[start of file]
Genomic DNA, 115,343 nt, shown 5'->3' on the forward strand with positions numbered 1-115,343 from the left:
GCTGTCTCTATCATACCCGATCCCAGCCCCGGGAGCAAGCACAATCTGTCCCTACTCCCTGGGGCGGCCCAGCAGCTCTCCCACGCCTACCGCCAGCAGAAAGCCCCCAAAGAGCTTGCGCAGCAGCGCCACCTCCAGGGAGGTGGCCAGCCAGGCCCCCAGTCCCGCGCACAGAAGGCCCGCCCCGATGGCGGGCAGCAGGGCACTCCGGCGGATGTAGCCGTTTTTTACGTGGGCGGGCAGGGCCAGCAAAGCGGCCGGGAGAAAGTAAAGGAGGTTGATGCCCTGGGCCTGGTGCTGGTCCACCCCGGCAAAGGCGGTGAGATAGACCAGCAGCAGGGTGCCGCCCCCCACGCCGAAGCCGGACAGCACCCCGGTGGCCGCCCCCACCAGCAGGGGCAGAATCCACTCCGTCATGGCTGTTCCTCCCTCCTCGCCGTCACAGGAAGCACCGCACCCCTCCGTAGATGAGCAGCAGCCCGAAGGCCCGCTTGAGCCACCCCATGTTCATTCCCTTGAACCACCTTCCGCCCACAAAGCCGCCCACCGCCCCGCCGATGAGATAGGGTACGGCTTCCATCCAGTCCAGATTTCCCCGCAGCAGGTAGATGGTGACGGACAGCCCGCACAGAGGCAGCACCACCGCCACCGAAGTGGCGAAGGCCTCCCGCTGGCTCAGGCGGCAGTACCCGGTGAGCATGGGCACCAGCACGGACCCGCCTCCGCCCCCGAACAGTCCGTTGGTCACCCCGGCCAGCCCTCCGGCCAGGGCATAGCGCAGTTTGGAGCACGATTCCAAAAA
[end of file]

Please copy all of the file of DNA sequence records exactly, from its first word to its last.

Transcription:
Genomic DNA, 115,343 nt, shown 5'->3' on the forward strand with positions numbered 1-115,343 from the left:
GCTGTCTCTATCATACCCGATCCCAGCCCCGGGAGCAAGCACAATCTGTCCCTACTCCCTGGGGCGGCCCAGCAGCTCTCCCACGCCTACCGCCAGCAGAAAGCCCCCAAAGAGCTTGCGCAGCAGCGCCACCTCCAGGGAGGTGGCCAGCCAGGCCCCCAGTCCCGCGCACAGAAGGCCCGCCCCGATGGCGGGCAGCAGGGCACTCCGGCGGATGTAGCCGTTTTTTACGTGGGCGGGCAGGGCCAGCAAAGCGGCCGGGAGAAAGTAAAGGAGGTTGATGCCCTGGGCCTGGTGCTGGTCCACCCCGGCAAAGGCGGTGAGATAGACCAGCAGCAGGGTGCCGCCCCCCACGCCGAAGCCGGACAGCACCCCGGTGGCCGCCCCCACCAGCAGGGGCAGAATCCACTCCGTCATGGCTGTTCCTCCCTCCTCGCCGTCACAGGAAGCACCGCACCCCTCCGTAGATGAGCAGCAGCCCGAAGGCCCGCTTGAGCCACCCCATGTTCATTCCCTTGAACCACCTTCCGCCCACAAAGCCGCCCACCGCCCCGCCGATGAGATAGGGTACGGCTTCCATCCAGTCCAGATTTCCCCGCAGCAGGTAGATGGTGACGGACAGCCCGCACAGAGGCAGCACCACCGCCACCGAAGTGGCGAAGGCCTCCCGCTGGCTCAGGCGGCAGTACCCGGTGAGCATGGGCACCAGCACGGACCCGCCTCCGCCCCCGAACAGTCCGTTGGTCACCCCGGCCAGCCCTCCGGCCAGGGCATAGCGCAGTTTGGAGCACGATTCCAAAAA